Time: 9:30 am- 11:00 am, Nov. 10th, 2023
Speaker: Rafael Dix-Carneiro
Meeting ID: 429 978 548 050
We examine how to interpret estimates from a commonly used migration regression relating changes in local population to exogenous local labor demand shocks. Using a simple model of local labor markets with mobility costs, we find that most conclusions drawn from migration regression estimates are likely to be substantially misleading. Intuitively, the conventional migration regression is misspecified due to the bilateral nature of location choices. Workers choose where to live based not only on the shock to their current location, but also on the shocks to potential alternative locations, which are omitted from the regression. Analytical results and simulations based on Brazilian data show that conventional migration regression estimates are inaccurate for the local population effects of either shocks to individual locations or all observed shocks taken together and often substantially understate the amount of worker reallocation driven by observed shocks. These problems are particularly acute when workers face industry switching costs in addition to geographic mobility costs. Simple alternative approaches leveraging the model’s structure exhibit far better performance.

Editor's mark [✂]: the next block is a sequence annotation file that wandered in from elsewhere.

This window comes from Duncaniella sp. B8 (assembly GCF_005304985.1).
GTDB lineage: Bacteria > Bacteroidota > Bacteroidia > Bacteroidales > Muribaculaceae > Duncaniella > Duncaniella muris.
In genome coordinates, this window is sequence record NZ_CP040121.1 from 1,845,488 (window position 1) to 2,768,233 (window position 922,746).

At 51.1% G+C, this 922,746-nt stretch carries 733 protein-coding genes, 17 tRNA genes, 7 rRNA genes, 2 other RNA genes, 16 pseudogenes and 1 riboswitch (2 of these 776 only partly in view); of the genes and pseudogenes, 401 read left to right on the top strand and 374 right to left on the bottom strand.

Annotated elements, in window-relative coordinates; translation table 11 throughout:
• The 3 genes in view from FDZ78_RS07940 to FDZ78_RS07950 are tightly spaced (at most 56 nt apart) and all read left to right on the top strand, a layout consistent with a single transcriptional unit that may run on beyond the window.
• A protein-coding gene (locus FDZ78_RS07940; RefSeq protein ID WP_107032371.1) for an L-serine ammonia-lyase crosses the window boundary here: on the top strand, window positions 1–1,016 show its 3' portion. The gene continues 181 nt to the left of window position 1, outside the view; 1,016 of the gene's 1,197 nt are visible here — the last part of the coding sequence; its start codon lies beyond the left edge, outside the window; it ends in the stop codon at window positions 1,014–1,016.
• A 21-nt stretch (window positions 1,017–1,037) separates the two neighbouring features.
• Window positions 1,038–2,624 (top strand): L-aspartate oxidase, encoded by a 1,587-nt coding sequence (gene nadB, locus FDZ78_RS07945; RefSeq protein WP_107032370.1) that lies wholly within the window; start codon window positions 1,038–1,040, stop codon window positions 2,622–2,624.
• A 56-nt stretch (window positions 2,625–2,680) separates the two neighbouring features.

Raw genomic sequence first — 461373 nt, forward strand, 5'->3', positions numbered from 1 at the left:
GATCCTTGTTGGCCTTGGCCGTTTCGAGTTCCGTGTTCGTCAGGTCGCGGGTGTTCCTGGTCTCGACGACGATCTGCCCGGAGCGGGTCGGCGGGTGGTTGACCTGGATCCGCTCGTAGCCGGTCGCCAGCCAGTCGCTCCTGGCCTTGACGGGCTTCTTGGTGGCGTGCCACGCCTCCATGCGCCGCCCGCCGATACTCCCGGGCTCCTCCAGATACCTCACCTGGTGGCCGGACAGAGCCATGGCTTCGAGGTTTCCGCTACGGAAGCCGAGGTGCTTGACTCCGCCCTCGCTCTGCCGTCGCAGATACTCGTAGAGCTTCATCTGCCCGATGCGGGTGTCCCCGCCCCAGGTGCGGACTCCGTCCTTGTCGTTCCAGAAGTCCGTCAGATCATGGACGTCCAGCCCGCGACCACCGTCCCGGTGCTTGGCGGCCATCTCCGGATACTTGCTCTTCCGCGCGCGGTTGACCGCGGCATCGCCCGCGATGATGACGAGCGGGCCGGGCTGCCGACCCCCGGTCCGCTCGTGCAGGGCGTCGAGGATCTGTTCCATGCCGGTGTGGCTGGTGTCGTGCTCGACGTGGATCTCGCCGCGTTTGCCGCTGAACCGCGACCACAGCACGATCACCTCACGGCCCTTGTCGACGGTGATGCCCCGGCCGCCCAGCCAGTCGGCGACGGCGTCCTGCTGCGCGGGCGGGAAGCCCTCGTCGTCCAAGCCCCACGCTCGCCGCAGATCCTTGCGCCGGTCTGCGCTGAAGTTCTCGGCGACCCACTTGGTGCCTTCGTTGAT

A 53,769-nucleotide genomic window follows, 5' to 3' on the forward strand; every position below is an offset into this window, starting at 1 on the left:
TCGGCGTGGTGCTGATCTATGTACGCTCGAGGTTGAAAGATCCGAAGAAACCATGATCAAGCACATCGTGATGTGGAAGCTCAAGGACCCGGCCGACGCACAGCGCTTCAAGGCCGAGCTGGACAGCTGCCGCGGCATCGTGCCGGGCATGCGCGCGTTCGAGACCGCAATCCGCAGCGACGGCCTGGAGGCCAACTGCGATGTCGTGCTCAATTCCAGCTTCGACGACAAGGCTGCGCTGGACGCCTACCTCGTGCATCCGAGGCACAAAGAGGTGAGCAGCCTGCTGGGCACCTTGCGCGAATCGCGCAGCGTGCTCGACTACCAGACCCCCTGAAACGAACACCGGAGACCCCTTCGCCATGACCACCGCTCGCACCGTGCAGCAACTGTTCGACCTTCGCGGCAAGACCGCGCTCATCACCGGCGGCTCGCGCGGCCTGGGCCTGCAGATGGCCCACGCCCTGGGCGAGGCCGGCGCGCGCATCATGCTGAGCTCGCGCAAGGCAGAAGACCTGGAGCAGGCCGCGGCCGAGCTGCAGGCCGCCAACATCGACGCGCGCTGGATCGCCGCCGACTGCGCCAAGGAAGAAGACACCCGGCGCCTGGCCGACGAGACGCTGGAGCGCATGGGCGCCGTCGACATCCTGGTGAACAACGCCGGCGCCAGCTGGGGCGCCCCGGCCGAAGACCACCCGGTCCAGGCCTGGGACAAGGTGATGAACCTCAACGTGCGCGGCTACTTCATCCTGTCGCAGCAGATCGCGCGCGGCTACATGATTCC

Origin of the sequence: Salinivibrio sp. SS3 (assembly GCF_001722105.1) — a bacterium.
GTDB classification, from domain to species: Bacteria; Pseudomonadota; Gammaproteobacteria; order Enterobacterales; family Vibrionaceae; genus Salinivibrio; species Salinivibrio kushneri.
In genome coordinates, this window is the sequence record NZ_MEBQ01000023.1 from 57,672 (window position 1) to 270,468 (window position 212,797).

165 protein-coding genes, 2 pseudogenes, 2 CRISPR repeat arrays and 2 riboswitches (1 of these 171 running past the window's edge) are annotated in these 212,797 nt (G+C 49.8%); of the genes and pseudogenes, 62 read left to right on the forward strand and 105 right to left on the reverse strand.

Professor Rafael Dix-Carneiro is an Associate Professor of Economics at Duke University; holds affiliations to the National Bureau of Economic Research (NBER) and the Bureau for Research and Economic Analysis of Development (BREAD); is an Associate Editor at Quantitative Economics and was previously an Editor at Economia, the Journal of LACEA. His work focuses on the labor market adjustment process in response to globalization and trade liberalization, including i) the dynamics of adjustment to trade and ii) the margins of adjustment to trade. Additional research includes how trade-oriented firms respond to exchange rate fluctuations and the impact of economic shocks on crime. His research has been published in journals such as Econometrica, American Economic Review and Quarterly Journal of Economics. Professor Dix-Carneiro started his academic career as an Assistant Professor at the University of Maryland after completing his PhD at Princeton University in 2011.